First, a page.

As China's traditional economic drivers, such as investment and exports, have been losing momentum, the country's economic slowdown since 2012 may not end in 2016.
Fortunately, China has identified the problems on the macro level. China's economy suffers from supply-side problems, and this will be addressed. But there are also problems at the micro level - among Chinese firms, in other words. So what are these problems?
My institute conducted field investigations in 2015 with over 580 enterprises in South China's Guangdong Province. Among them, many were having difficulty in making profits. Some were even "zombie enterprises" that somehow remained open despite continuously poor business performance.
However, under the same macroeconomic environment, other enterprises were achieving excellent performance, including those that were operating traditional businesses like electronics or clothing.
The root cause for the big difference in business performance in the same industry and economic environment is that some firms' old-fashioned business style is not as effective as it used to be, and they have failed to develop an entrepreneurial spirit that is in tune with the modern era.
In the early stages of China's opening-up, some people from the grassroots realized that the planned economy was holding their businesses back, so they made a lot of innovations by breaking through the existing bureaucratic rules and overcame many institutional barriers in order to embrace market-based practices. These early business leaders benefitted from a kind of "institutional dividend" and economists called them institutional entrepreneurs.
But as Nobel Prize-winning economist Douglass C. North explained in his theory of path dependence, the powerful influence of the past can affect decisions made in the present and future. In other words, development can be limited by decisions made in the past, even though circumstances are no longer the same. Since these early entrepreneurs chose to rely on institutional innovations, their subsequent behavior still follows the same path.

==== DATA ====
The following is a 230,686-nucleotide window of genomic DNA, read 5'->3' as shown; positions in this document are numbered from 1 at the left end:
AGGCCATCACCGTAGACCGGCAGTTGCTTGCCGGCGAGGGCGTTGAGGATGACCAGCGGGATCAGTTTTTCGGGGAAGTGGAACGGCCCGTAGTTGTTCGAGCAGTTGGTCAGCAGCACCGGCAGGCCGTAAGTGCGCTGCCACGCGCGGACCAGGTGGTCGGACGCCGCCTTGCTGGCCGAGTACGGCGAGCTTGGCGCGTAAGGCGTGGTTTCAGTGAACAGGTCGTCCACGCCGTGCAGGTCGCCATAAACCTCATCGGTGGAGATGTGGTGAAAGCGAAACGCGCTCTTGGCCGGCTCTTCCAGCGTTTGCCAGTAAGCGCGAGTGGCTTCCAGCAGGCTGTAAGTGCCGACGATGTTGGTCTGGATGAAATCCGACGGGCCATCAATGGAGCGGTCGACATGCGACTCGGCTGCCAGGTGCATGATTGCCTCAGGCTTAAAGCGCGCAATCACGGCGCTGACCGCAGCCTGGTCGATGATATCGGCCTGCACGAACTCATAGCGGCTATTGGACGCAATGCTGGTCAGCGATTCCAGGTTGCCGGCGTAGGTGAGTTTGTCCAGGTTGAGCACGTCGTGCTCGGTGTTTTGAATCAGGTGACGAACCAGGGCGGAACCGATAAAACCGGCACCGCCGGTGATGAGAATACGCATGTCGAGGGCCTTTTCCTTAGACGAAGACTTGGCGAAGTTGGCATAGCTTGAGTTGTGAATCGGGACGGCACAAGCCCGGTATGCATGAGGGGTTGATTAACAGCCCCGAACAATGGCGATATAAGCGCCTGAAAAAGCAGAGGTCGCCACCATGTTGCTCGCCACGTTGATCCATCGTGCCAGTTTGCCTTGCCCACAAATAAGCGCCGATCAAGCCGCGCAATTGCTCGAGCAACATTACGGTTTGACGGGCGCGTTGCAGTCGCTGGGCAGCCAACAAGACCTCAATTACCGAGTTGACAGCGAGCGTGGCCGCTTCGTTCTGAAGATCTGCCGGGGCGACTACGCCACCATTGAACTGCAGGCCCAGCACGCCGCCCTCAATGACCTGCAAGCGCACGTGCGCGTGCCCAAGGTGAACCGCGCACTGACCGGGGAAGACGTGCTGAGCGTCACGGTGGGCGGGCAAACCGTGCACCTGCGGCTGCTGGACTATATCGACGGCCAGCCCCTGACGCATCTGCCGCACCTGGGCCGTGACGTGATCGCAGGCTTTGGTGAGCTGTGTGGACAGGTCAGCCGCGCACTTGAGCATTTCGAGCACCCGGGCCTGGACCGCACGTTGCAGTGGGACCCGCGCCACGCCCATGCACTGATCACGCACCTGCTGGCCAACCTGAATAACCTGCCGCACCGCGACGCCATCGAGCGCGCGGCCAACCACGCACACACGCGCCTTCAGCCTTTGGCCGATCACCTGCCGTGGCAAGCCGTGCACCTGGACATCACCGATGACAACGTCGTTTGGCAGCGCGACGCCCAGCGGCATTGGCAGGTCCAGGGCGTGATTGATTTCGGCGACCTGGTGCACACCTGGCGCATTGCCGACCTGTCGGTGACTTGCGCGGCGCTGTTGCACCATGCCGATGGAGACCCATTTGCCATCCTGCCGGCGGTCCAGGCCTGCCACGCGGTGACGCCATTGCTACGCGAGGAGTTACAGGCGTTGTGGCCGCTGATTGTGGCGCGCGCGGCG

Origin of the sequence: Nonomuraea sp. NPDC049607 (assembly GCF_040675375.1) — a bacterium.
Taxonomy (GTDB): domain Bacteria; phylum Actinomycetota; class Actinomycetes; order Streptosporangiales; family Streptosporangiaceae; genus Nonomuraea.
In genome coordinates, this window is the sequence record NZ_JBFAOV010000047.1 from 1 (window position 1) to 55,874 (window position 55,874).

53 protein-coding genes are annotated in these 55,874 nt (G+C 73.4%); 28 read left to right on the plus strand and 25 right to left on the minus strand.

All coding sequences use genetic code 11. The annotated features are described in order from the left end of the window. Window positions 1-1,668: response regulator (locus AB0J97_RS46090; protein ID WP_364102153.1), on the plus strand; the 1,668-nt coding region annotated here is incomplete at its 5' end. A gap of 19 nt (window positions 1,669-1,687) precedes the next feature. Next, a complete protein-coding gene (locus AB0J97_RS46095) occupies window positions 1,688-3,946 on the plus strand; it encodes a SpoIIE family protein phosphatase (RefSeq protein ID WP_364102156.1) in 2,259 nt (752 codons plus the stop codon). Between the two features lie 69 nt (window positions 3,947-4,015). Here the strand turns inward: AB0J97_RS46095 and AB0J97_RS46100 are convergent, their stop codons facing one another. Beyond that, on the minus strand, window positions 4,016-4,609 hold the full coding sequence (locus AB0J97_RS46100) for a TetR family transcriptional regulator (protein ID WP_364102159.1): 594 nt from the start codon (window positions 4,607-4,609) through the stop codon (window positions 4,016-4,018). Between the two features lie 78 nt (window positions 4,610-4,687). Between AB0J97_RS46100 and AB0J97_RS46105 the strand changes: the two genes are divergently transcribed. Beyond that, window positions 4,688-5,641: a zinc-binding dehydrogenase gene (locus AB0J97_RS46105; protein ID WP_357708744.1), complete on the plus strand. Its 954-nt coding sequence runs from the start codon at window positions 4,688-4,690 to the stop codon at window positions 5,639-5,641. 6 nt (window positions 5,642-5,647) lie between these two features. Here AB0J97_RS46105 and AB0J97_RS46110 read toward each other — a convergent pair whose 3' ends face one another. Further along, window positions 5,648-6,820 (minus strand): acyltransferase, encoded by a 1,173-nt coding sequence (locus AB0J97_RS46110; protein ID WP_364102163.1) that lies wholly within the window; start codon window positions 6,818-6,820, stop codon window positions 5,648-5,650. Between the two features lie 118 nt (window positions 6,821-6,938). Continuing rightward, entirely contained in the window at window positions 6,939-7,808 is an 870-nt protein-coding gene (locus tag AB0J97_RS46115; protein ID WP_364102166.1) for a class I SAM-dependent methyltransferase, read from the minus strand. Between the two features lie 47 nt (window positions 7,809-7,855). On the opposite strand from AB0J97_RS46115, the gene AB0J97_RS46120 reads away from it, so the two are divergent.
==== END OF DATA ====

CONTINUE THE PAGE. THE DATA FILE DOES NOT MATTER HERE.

It was indeed true at the outset of China's opening-up that as long as entrepreneurs kept on pushing for more loosened institutional measures from the government, they could make more profits. Cooperation between entrepreneurs and government officials was generally constructive, because they broke the shackles of the planned economy and pushed China's economy toward a more market-based direction.
However, with reforms having progressed over the years, the market economy has now basically replaced the planned economy. And against this backdrop, it is more difficult to maintain profit growth if entrepreneurs still rely on cooperation with government officials. This is because institutional dividends are diminishing.
But our investigations showed that quite a number of entrepreneurs, especially those who were born in the 1950s and 1960s, still count on the government to help them out when they encounter operating difficulties. They hope the government can offer more stimulus, assistance or subsidies to pull them out of their plight.
The deeper we got into our investigation, the more worrying this phenomenon became. After all, what fundamentally determines the performance of a company? Economic research has shown that entrepreneurial spirit, as a creative-destructive force, is the most important driver of long-term economic growth, and this can be seen in four main aspects.
First, entrepreneurs seek new business opportunities through comprehensive innovation, such as technological advancement. Second, entrepreneurs try to improve efficiency by properly allocating resources. Third, they try to minimize business uncertainties by improving their own corporate governance. Lastly, they seek to raise productivity by offering incentives to employees.
All these elements are vital parts of the modern entrepreneurial spirit that is needed to drive continuous economic development.
Our research showed that a number of business leaders lack this kind of modern entrepreneurial spirit. Some enterprises simply produce knock-offs that have long product cycles, and some companies try to survive in the market by relying on low labor costs.
Some of them tend to blame the government for insufficient support instead of exploring new markets. Others fail to realize that greater investment in human capital could bring more profits.
Therefore, one of the problems causing the current economic slowdown is that entrepreneurial spirit in China is insufficient, especially among those born in the 1950s and 1960s. As the original entrepreneurial spirit has not adjusted to China's economic new normal, it is now one of the biggest concerns for the country's economic health and should be given close attention.
（The author is director of the Wuhan University Institute of Quality Development Strategy.）